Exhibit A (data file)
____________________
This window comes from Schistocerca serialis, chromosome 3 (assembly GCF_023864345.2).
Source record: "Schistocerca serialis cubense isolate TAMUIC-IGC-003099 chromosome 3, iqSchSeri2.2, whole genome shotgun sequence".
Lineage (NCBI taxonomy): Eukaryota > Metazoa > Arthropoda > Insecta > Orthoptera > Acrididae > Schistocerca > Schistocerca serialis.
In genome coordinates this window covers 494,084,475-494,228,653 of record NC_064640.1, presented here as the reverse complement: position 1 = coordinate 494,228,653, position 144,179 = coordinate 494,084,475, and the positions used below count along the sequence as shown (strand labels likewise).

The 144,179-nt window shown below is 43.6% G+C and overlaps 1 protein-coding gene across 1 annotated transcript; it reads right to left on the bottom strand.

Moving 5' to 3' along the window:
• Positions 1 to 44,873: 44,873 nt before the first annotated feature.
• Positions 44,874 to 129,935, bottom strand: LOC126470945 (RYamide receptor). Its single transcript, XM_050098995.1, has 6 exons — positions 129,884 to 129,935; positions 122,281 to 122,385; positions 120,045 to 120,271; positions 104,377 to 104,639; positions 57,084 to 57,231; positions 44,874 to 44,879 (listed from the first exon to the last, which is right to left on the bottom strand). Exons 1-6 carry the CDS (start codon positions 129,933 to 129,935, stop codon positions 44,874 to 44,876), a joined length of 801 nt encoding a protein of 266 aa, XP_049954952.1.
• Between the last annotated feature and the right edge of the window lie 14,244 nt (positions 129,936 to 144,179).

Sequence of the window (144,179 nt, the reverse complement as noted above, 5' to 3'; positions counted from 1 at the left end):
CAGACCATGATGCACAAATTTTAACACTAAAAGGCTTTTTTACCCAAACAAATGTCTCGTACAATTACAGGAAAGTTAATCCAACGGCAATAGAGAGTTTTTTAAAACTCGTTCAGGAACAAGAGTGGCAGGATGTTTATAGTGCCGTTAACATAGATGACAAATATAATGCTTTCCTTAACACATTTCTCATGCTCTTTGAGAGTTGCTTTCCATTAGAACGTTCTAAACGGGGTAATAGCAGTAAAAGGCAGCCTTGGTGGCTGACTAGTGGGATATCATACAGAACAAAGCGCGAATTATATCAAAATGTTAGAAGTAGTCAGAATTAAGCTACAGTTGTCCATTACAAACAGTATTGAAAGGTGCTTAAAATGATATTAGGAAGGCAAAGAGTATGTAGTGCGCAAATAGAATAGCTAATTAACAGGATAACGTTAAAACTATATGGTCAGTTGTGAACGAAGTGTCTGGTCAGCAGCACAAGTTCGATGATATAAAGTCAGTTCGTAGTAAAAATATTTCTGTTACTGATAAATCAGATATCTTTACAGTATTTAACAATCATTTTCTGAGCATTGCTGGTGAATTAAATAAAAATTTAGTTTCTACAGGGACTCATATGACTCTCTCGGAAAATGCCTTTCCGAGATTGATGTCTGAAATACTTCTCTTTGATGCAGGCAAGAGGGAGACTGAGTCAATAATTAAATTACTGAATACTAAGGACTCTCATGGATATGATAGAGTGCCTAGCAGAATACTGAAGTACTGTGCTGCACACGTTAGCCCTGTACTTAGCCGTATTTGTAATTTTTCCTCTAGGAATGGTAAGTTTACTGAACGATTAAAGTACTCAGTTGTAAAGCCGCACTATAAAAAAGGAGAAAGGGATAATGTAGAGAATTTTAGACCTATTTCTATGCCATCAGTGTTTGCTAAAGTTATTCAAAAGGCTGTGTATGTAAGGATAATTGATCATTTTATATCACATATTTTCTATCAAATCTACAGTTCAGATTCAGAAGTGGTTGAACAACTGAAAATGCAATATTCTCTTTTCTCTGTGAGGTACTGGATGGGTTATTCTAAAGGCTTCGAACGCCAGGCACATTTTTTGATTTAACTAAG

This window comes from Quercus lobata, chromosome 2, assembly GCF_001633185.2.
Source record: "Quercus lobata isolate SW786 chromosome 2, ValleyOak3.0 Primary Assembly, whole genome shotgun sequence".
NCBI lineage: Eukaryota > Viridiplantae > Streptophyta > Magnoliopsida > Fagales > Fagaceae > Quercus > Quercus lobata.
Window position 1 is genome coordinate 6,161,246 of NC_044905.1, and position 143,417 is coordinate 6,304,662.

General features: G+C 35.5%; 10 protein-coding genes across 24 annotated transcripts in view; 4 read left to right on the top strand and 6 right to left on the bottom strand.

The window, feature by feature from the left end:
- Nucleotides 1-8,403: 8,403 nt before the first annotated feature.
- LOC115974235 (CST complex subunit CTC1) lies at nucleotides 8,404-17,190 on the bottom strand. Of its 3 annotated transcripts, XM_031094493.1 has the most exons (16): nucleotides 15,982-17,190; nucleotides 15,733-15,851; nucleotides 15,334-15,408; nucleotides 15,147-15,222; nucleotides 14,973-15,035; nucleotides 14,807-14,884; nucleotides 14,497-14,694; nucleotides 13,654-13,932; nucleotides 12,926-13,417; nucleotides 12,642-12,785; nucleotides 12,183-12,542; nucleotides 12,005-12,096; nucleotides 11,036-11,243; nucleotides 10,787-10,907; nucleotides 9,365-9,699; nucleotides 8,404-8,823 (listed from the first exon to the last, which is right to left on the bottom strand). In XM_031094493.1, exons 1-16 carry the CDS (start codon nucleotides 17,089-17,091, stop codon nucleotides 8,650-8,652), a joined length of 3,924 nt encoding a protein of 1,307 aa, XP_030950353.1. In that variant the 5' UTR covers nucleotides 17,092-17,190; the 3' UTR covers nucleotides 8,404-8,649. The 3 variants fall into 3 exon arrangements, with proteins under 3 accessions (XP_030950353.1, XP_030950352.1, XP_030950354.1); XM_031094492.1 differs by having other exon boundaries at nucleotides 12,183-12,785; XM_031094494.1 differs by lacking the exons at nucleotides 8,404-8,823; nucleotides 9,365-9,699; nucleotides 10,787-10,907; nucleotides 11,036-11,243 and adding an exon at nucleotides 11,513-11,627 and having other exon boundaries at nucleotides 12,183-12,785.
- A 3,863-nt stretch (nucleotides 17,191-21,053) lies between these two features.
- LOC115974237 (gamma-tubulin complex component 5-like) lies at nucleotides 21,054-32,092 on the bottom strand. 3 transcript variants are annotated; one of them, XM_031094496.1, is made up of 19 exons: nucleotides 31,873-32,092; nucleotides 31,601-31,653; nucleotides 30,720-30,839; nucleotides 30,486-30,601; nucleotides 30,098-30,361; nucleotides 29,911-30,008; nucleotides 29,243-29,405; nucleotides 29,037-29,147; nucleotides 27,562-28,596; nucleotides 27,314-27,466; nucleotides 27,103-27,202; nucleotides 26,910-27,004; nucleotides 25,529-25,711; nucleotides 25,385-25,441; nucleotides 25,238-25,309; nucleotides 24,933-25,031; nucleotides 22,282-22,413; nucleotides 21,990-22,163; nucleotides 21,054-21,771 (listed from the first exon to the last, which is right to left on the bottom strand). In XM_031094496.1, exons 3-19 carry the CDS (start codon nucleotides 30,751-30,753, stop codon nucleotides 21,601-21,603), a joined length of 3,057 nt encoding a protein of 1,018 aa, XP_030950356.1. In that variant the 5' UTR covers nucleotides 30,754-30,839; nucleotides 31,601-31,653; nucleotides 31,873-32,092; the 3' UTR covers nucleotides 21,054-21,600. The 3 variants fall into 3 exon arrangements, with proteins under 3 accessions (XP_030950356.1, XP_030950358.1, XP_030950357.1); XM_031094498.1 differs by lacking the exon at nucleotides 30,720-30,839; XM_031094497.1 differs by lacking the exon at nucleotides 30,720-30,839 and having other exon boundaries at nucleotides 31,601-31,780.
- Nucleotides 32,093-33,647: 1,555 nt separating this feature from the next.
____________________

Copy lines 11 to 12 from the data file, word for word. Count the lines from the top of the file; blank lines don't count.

CAGACCATGATGCACAAATTTTAACACTAAAAGGCTTTTTTACCCAAACAAATGTCTCGTACAATTACAGGAAAGTTAATCCAACGGCAATAGAGAGTTTTTTAAAACTCGTTCAGGAACAAGAGTGGCAGGATGTTTATAGTGCCGTTAACATAGATGACAAATATAATGCTTTCCTTAACACATTTCTCATGCTCTTTGAGAGTTGCTTTCCATTAGAACGTTCTAAACGGGGTAATAGCAGTAAAAGGCAGCCTTGGTGGCTGACTAGTGGGATATCATACAGAACAAAGCGCGAATTATATCAAAATGTTAGAAGTAGTCAGAATTAAGCTACAGTTGTCCATTACAAACAGTATTGAAAGGTGCTTAAAATGATATTAGGAAGGCAAAGAGTATGTAGTGCGCAAATAGAATAGCTAATTAACAGGATAACGTTAAAACTATATGGTCAGTTGTGAACGAAGTGTCTGGTCAGCAGCACAAGTTCGATGATATAAAGTCAGTTCGTAGTAAAAATATTTCTGTTACTGATAAATCAGATATCTTTACAGTATTTAACAATCATTTTCTGAGCATTGCTGGTGAATTAAATAAAAATTTAGTTTCTACAGGGACTCATATGACTCTCTCGGAAAATGCCTTTCCGAGATTGATGTCTGAAATACTTCTCTTTGATGCAGGCAAGAGGGAGACTGAGTCAATAATTAAATTACTGAATACTAAGGACTCTCATGGATATGATAGAGTGCCTAGCAGAATACTGAAGTACTGTGCTGCACACGTTAGCCCTGTACTTAGCCGTATTTGTAATTTTTCCTCTAGGAATGGTAAGTTTACTGAACGATTAAAGTACTCAGTTGTAAAGCCGCACTATAAAAAAGGAGAAAGGGATAATGTAGAGAATTTTAGACCTATTTCTATGCCATCAGTGTTTGCTAAAGTTATTCAAAAGGCTGTGTATGTAAGGATAATTGATCATTTTATATCACATATTTTCTATCAAATCTACAGTTCAGATTCAGAAGTGGTTGAACAACTGAAAATGCAATATTCTCTTTTCTCTGTGAGGTACTGGATGGGTTATTCTAAAGGCTTCGAACGCCAGGCACATTTTTTGATTTAACTAAG

This window comes from Quercus lobata, chromosome 2, assembly GCF_001633185.2.